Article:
Map of Church of San Salvador de ValdediósLoad map
The coordinates shown for all tentative sites were produced as a community effort. They are not official and may change on inscription.
This tiny church is proposed as an extension of the six already inscribed “Asturian Monuments” in and around Oviedo in Northern Spain. The first three inscribed ones were the most famous and typical ones (Santa Maria and San Miguel on Monte Naranco, Santa Cristina), built at the time of king Ramiro I, which is the “zenith” period of the kingdom of Asturias. Then three other monuments were added to this serial WHS, covering earlier years (San Julian, Camara Santa). San Salvador de Valdedios would be the seventh component and would represent the last phase of the Asturian architecture.
San Salvador church stands in the precincts of Valdedios monastery and has recently been restored (it may not have been proposed with the first extension of this WHS while the works had not been completed?). The location is great, in a green and quiet valley of Asturias, about 40 minutes driving from Oviedo. Visits are by guided tours only, for a few euros per person. You can chose to tour the complete monastery, or only San Salvador church (known as “el Conventin” at the ticket desk); in that case, you would leave the group earlier, as the tour precisely starts with San Salvador church. We visited this place on an afternoon in August 2020. Gates open at 16:30 and groups were limited to around 15 persons (Covid rules I believe), on a “first come, first served” base, and we were lucky go in the first group, as there were much more visitors queuing when we left at the end of our tour. The area of the monastery is fully walled, so we will see nothing unless you can actually pass the gate.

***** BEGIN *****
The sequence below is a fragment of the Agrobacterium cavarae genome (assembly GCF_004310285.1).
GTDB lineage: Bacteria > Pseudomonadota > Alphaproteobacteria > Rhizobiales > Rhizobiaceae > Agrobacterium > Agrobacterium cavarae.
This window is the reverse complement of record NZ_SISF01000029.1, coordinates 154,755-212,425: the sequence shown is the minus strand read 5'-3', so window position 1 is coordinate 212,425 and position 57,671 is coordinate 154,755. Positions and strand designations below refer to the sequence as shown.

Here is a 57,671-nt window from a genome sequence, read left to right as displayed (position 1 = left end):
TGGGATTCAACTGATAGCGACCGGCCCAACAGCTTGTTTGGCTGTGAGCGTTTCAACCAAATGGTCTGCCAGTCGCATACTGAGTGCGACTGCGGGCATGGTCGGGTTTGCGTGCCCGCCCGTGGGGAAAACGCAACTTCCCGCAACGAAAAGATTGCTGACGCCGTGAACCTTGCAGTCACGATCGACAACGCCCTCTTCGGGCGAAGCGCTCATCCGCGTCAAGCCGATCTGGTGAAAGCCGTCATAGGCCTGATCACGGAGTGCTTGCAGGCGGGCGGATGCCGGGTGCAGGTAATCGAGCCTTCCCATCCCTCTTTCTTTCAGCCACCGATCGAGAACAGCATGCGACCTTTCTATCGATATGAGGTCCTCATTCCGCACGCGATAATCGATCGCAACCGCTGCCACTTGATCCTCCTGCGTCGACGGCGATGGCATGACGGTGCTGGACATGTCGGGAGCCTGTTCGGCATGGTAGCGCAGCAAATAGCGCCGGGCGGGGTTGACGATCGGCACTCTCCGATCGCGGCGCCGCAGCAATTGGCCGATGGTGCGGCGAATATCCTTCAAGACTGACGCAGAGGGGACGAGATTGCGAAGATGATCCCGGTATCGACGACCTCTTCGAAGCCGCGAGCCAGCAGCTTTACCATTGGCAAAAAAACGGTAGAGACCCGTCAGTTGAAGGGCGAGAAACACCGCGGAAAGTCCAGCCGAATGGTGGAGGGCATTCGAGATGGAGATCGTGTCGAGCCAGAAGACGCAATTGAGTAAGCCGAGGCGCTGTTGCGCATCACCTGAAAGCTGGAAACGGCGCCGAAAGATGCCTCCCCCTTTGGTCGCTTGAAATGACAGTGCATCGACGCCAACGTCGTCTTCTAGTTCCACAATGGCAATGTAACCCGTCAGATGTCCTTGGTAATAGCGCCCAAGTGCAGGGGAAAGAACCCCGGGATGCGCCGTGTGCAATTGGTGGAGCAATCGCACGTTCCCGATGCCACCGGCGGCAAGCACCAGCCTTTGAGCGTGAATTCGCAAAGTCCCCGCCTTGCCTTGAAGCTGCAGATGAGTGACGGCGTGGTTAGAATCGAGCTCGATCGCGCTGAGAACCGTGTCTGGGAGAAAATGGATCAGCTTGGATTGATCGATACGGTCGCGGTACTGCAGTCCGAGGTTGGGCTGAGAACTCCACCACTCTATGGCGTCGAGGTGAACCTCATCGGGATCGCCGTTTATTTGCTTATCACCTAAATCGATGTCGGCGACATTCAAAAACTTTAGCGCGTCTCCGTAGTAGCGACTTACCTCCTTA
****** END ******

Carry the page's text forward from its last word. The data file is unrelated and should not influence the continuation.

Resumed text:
As already mentioned, San Salvador church is a small, well preserved building. It has many interesting details, such as carved arches on top of the windows and some painted walls inside. Once inside, the feeling is of a narrow, vertical space, almost a Roman monument. Quite different from the other already inscribed Asturian monuments. Historically interesting is a stone set in one of the external walls, which reads the date when the church was consecrated (893 AD), and the bishops and clergy people who attended this event: this building can therefore be precisely dated.
As a conclusion it would be fine and logical for me to see this building added to the WHS list as an extension of the six already inscribed ones.
2017 Added to Tentative List
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